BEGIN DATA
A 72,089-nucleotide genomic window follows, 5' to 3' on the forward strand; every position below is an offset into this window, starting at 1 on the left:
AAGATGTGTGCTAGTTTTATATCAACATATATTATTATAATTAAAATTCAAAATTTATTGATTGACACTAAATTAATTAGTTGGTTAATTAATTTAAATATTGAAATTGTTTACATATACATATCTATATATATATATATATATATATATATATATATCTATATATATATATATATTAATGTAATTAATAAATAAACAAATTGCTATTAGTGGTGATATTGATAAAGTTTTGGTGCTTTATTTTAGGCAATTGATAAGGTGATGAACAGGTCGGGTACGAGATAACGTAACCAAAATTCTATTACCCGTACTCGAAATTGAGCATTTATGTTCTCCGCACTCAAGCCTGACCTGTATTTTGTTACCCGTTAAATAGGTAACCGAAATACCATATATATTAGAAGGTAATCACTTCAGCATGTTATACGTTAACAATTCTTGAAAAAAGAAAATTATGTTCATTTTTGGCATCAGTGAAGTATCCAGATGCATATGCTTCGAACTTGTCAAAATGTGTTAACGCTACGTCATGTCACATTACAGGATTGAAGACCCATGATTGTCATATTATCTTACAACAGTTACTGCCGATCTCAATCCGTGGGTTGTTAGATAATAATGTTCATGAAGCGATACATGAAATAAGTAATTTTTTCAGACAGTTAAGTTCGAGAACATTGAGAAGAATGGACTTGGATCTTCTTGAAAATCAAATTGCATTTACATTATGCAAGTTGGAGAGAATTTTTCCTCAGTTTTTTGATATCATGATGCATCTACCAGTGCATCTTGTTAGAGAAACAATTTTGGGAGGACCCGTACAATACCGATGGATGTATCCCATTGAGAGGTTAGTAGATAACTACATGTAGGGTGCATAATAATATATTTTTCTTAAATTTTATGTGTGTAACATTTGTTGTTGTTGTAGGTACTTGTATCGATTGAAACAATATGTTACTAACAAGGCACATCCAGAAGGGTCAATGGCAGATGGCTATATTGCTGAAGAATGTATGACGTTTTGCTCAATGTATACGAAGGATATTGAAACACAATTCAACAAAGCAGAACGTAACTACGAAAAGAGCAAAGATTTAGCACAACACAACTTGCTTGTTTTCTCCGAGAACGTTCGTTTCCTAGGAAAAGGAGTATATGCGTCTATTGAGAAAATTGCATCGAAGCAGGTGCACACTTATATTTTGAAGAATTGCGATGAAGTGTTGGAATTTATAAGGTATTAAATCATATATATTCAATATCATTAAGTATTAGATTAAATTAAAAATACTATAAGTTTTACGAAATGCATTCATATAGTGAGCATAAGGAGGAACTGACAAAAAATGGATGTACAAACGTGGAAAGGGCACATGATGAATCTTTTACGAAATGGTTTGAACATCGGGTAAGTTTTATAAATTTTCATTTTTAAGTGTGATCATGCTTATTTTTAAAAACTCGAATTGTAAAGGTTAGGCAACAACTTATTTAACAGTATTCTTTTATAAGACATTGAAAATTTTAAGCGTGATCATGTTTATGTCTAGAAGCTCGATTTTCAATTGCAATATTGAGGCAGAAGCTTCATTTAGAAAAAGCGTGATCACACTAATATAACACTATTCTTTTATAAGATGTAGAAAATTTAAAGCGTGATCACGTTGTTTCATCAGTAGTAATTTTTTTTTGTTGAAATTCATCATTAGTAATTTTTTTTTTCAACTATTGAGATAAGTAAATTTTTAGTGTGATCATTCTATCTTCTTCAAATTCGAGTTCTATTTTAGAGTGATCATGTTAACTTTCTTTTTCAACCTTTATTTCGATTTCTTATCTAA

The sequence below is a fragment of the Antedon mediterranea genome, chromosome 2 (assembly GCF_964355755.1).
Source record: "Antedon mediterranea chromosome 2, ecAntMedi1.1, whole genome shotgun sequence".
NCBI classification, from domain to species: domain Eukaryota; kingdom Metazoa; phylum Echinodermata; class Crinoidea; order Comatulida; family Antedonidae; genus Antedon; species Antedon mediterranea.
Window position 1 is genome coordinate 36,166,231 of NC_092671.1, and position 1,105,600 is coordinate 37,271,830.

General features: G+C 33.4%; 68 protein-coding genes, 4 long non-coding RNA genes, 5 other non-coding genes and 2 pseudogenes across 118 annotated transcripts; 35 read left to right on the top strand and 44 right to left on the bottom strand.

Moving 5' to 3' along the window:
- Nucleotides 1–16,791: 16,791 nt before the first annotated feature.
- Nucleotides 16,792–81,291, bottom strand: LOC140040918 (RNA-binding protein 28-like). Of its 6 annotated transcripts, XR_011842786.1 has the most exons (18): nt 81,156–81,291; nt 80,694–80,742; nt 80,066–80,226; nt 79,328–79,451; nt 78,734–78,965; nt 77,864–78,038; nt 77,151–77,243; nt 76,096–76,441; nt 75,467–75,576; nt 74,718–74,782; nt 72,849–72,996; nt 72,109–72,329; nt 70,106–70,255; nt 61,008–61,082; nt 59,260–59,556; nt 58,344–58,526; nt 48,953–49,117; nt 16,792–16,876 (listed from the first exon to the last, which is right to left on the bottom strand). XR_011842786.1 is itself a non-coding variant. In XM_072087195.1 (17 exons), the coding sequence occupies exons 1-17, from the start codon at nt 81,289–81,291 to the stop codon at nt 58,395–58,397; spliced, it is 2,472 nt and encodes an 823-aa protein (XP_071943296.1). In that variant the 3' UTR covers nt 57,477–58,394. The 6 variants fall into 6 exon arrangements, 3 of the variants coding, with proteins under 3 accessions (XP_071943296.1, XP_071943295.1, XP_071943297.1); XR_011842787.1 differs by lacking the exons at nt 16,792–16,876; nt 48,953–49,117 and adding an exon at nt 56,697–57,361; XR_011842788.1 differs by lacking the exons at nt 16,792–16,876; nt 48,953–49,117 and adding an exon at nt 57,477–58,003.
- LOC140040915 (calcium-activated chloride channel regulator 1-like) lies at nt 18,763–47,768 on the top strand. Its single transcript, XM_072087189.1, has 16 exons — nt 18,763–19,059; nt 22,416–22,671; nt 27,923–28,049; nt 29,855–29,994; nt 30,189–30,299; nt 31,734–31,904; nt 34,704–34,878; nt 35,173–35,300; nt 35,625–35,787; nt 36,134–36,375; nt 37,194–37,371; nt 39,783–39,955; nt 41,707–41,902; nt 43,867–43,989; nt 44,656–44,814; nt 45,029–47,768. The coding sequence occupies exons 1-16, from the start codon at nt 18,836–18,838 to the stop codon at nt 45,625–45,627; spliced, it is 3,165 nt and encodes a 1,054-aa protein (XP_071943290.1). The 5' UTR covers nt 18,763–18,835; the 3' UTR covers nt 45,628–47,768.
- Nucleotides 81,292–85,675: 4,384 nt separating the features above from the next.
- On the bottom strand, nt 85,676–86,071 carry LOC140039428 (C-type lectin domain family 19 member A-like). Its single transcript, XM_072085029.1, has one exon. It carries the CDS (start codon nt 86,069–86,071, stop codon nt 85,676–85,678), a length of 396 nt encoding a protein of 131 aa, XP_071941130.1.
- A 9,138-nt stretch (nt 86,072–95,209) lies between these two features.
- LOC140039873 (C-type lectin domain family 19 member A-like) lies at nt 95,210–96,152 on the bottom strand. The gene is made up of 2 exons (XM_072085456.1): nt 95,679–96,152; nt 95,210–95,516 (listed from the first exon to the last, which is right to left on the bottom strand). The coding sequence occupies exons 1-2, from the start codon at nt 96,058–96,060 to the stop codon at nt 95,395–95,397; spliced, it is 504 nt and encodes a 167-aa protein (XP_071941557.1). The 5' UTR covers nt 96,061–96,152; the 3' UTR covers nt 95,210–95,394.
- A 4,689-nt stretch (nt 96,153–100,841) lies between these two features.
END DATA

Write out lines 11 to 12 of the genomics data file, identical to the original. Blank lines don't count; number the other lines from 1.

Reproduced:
- LOC140040915 (calcium-activated chloride channel regulator 1-like) lies at nt 18,763–47,768 on the top strand. Its single transcript, XM_072087189.1, has 16 exons — nt 18,763–19,059; nt 22,416–22,671; nt 27,923–28,049; nt 29,855–29,994; nt 30,189–30,299; nt 31,734–31,904; nt 34,704–34,878; nt 35,173–35,300; nt 35,625–35,787; nt 36,134–36,375; nt 37,194–37,371; nt 39,783–39,955; nt 41,707–41,902; nt 43,867–43,989; nt 44,656–44,814; nt 45,029–47,768. The coding sequence occupies exons 1-16, from the start codon at nt 18,836–18,838 to the stop codon at nt 45,625–45,627; spliced, it is 3,165 nt and encodes a 1,054-aa protein (XP_071943290.1). The 5' UTR covers nt 18,763–18,835; the 3' UTR covers nt 45,628–47,768.
- Nucleotides 81,292–85,675: 4,384 nt separating the features above from the next.